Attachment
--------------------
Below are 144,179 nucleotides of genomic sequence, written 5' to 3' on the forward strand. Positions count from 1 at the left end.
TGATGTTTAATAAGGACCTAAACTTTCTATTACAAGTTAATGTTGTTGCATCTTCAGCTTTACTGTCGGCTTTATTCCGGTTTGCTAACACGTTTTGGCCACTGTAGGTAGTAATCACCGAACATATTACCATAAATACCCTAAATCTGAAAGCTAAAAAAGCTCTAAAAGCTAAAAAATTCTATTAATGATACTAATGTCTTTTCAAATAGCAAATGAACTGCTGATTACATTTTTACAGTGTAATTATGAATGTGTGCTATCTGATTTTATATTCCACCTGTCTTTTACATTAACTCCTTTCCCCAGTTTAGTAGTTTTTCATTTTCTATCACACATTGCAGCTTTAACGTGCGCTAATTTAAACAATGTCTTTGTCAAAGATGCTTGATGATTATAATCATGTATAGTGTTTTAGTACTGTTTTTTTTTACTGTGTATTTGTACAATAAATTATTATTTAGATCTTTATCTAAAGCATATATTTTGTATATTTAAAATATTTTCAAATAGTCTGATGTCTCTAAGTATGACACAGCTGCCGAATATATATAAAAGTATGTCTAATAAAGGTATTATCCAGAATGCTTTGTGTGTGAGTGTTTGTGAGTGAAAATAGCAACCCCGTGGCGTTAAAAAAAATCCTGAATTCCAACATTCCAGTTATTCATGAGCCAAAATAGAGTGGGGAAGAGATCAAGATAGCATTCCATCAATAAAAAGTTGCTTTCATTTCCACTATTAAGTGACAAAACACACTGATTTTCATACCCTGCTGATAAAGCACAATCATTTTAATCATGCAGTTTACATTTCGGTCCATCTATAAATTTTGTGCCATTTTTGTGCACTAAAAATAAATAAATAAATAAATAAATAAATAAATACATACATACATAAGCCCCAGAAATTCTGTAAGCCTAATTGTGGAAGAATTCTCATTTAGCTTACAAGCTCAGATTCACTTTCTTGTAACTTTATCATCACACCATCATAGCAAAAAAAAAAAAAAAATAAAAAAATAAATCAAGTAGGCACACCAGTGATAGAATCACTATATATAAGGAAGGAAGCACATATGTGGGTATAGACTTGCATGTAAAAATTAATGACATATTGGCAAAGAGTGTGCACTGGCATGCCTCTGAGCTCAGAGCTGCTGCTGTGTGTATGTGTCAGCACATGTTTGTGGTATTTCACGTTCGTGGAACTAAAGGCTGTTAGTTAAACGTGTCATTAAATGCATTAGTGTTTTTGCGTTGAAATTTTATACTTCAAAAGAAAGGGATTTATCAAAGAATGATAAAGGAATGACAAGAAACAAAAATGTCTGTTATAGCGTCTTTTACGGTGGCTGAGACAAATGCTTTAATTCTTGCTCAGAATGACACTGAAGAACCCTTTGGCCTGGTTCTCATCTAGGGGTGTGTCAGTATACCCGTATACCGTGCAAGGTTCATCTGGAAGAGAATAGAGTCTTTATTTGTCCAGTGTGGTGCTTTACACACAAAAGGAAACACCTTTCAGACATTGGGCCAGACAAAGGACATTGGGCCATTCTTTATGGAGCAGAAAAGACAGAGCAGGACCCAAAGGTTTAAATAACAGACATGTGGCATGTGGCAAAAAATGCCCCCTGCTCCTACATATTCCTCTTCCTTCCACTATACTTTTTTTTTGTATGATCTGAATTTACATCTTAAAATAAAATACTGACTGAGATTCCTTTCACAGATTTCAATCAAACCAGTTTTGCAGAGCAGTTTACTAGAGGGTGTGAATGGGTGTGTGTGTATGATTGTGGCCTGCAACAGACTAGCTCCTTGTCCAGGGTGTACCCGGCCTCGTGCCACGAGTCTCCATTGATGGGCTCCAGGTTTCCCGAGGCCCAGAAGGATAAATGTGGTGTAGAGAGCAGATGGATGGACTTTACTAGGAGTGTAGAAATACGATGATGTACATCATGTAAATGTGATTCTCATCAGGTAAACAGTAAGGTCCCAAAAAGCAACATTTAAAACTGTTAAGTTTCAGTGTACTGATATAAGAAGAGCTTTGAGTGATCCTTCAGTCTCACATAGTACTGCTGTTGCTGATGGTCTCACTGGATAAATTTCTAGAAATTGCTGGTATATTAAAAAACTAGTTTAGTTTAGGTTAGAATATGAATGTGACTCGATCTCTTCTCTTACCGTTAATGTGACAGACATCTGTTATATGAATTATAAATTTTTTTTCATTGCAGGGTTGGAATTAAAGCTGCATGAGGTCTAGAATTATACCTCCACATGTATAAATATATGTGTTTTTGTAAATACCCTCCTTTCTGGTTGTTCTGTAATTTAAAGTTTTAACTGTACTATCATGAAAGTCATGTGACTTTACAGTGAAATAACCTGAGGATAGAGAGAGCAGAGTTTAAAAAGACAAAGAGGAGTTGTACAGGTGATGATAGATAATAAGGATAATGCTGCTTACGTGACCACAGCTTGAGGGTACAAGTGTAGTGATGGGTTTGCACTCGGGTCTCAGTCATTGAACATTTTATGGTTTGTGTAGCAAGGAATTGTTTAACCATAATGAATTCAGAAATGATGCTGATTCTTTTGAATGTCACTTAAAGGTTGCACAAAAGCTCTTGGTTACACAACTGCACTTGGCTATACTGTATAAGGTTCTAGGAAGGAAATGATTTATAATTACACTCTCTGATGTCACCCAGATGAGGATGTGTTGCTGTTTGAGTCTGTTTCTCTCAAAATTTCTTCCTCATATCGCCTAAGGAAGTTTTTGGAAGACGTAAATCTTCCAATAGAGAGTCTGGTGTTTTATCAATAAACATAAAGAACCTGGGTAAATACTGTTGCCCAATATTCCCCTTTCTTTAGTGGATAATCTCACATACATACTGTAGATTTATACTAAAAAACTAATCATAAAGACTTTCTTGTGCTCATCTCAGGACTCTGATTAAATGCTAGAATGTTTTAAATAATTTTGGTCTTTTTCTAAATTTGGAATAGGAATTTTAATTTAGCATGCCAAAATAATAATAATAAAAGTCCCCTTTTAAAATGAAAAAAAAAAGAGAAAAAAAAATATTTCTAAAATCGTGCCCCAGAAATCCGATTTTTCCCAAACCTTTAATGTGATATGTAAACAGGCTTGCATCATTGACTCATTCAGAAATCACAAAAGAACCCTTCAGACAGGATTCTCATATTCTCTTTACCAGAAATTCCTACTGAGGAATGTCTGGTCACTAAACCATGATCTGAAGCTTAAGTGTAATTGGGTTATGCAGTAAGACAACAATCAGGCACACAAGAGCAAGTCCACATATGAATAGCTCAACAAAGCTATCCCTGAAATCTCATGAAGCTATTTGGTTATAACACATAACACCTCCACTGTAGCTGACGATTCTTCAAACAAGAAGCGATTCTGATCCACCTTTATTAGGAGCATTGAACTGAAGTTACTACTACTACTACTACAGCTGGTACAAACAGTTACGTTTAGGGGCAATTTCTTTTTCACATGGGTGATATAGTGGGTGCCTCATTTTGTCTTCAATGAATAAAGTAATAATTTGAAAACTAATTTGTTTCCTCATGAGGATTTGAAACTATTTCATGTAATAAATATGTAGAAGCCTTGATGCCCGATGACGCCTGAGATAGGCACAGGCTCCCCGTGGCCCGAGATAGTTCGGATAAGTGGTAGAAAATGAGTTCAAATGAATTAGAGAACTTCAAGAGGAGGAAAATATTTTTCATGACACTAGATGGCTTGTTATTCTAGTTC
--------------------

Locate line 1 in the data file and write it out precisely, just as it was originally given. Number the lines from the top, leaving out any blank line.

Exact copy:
Below are 144,179 nucleotides of genomic sequence, written 5' to 3' on the forward strand. Positions count from 1 at the left end.